2002 – Stormlight – ABOUT


Commissioned by W11 Opera in 2002

Synopsis: Perched on a rocky crag, pounded by the Four Winds, stands an abandoned lighthouse — full of dusty, bygone instruments and….a table set for dinner. Mystery, anguish and panic fill the air. Into the lamp’s seductive beam are all drawn, adults and children alike — like moths to the flame — and are swallowed by the storm-filled waters of the Four Seas. Nightmares abound. Child ghosts dance. Lost souls return and torment. But how can a lighthouse — a symbol of strength and protection — have developed such awesome power?

Composer David Knotts
Librettist Katharine Craik
Music Director Philip Colman
Soloists Navigator, Thief, Waterfinder, Nightwatchman, Torchbearer, Musician, Loss
Groups Ghost Children, Beachcombers, The Winds, The Seas  
Orchestra Oboe, Cor Anglais, Recorder, Viola, Cello, Harp, Percussion, Electronic Track  

Notes on Production: A menacing, atmospheric piece telling a mystery story with a dark ending. Many children will enjoy the shivers down the spine which this Gothic piece produces.

Musically it is contemporary in style, with dissonances and some hauntingly beautiful passages. A large percussion section is essential. The vocal parts are relatively challenging to learn. Good lighting effects are more or less essential but otherwise Stormlight is very simple to stage. Unusually for a W11 Opera commission, the drama is carried by the leading characters. The two large chorus groups portray Wind and Seas without any individual characterisation. Ages 9-18: the principals need to be relatively experienced, probably studying music beyond Key Stage 3, but the Wind and Seas choruses could be made up of younger children with no stage experience.

Running time 65 minutes.

Music and Video

Please visit the Video and Audio pages for clips from this production.


Perched on a rocky English crag, buffeted by the Four Winds and Seas, stands an abandoned lighthouse. On the desolate beach below, the Beachcombers — two groups of children — are playing undisturbed. One group, led by the inquisitive Myrtle, combs the beach for shells and pebbles. The older group of children picnics on the rocks, teasing each other while they play cards and sing songs. They are unaware that a storm is brewing and darkness is gathering. Myrtle, overcome with curiosity, wanders towards the lighthouse, but is called away just in time as battle commences between the Winds and Seas which devastates the beach.

Six explorers arrive in this maelstrom. They are strangers from the four corners of the world, a Navigator, Waterfinder, Torchbearer Nightwatchman, Musician and Thief. They seek shelter in the abandoned lighthouse, but cannot open the door. Eventually, the Thief finds the key and excitement mounts as to what they will find insides. What they find is a morass of ancient maps and charts, dusty nautical and astronomical instruments, compasses, rusty buckets with brushes — and a table set for dinner. Mystery fills the air.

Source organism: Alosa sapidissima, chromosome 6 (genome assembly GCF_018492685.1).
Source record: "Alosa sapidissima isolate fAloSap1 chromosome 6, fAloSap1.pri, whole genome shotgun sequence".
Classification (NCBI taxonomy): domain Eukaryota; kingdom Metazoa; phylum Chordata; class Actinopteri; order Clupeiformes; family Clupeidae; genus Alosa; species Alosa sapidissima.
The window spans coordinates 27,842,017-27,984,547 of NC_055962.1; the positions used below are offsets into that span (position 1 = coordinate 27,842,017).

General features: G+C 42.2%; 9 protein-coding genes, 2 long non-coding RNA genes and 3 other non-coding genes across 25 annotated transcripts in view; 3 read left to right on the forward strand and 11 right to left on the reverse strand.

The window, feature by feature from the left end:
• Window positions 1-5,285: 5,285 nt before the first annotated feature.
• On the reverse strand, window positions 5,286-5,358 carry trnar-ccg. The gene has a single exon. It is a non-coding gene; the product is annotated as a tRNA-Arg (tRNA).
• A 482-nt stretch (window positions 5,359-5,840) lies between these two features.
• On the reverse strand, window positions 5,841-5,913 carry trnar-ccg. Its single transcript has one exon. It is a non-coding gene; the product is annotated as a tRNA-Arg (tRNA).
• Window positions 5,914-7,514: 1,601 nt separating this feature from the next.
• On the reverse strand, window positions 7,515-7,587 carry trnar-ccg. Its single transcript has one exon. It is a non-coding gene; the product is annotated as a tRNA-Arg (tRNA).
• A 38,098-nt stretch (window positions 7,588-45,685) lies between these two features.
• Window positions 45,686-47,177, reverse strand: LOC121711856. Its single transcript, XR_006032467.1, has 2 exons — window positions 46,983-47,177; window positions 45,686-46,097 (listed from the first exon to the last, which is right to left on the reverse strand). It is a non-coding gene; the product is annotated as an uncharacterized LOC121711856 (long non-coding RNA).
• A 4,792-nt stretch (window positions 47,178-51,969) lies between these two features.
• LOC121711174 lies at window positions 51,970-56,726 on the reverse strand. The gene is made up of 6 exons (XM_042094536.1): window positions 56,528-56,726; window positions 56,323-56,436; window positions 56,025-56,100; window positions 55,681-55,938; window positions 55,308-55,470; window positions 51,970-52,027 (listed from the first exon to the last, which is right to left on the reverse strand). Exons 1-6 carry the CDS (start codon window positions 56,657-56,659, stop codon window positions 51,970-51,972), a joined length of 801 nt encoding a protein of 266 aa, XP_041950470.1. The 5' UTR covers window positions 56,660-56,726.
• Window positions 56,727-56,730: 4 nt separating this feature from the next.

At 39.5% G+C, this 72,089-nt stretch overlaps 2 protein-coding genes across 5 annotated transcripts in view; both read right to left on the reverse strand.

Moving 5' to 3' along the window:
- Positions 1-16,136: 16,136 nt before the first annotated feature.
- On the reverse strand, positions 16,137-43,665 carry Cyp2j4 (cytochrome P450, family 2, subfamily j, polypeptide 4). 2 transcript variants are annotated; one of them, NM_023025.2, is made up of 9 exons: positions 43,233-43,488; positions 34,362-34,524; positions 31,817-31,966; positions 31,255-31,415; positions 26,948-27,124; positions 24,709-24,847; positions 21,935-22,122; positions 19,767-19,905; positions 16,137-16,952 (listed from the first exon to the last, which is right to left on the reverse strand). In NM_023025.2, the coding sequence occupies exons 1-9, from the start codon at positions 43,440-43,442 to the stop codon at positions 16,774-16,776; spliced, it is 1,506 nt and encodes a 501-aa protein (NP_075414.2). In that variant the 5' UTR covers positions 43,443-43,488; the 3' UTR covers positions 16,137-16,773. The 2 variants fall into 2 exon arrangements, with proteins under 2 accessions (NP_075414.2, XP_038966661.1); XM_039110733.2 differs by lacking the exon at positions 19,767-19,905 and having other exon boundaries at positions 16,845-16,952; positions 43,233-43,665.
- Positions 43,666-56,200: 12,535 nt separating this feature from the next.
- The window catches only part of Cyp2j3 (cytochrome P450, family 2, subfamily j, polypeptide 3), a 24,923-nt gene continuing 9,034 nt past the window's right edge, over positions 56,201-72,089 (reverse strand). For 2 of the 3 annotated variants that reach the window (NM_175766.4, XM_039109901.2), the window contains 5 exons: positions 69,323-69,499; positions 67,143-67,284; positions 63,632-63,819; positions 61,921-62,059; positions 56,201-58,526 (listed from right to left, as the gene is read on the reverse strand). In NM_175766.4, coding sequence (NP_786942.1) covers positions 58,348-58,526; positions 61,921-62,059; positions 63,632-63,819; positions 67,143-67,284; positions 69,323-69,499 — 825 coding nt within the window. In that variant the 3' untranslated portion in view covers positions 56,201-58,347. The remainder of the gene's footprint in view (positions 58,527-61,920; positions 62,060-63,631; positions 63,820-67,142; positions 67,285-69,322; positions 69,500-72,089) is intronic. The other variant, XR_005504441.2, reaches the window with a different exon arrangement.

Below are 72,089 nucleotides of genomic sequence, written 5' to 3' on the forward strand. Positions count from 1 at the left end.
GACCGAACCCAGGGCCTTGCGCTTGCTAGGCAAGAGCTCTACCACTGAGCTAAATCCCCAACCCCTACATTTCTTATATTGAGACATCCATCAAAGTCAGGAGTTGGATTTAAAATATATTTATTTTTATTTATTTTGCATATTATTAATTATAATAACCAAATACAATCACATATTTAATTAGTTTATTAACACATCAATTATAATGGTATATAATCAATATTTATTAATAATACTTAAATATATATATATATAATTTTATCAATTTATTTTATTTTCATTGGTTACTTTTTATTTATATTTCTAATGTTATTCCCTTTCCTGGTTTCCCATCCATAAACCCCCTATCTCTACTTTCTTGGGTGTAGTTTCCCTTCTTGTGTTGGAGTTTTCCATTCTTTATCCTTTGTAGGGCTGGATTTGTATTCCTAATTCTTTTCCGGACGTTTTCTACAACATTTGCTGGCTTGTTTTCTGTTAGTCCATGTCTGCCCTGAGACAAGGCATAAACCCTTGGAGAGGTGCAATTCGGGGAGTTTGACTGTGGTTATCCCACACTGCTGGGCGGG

The exhausted explorers find places to sleep. Then strange music begins and out of the mists come Ghost Children from another time. We are the ones in terror and fight that left in the night. Only the Navigator wakes and sees a small pale form of a Ghost Child — Loss — as she tries to warn him about the tide coming in and to leave before it is too late. He who is lost shall never return. One by one, the other Explorers wake: Did you hear it? What could it have been? There is confusion and panic as they relate their dreams and all realise they have had the same vision, about a beautiful girl, Loss, a Ghost Child.

The Torchbearer’s lantern blows out and, left in the moonlight, they are horrified to find that the tide has come in early and the Navigator has vanished. Without the Navigator we can’t get home. Another battle is raging between the Winds and the Seas while the Explorers frantically try to find light. With difficulty they drag a lamp to the top of the lighthouse, each taking charge of oil, matches, handle. They turn the beam of light onto the ferocious sea and far in the distance see the Navigator and Loss, dancing together on an outcrop of rocks.

The Explorers are bewitched by siren calls from the Ghost Children — Come with us, they whisper, Follow the light into the sea. At the same time, a beam of light turns on them, lighting a path in front of the lighthouse and down to the sea. Entranced, the Explorers sadly follow the Ghost Children’s voices into the sea and are swallowed up in its depths. The light from the lighthouse splutters out and the sun begins to rise.

The next day, all the Beachcombers are back on the shore, gathering treasurers thrown up by the storms of the night. They have never heard a story that six people went missing in the night, never to return. Myrtle spots a key, the key to the lighthouse, which is engulfed in light. How can a lighthouse, symbol of strength and protection, develop such strange and awesome power?


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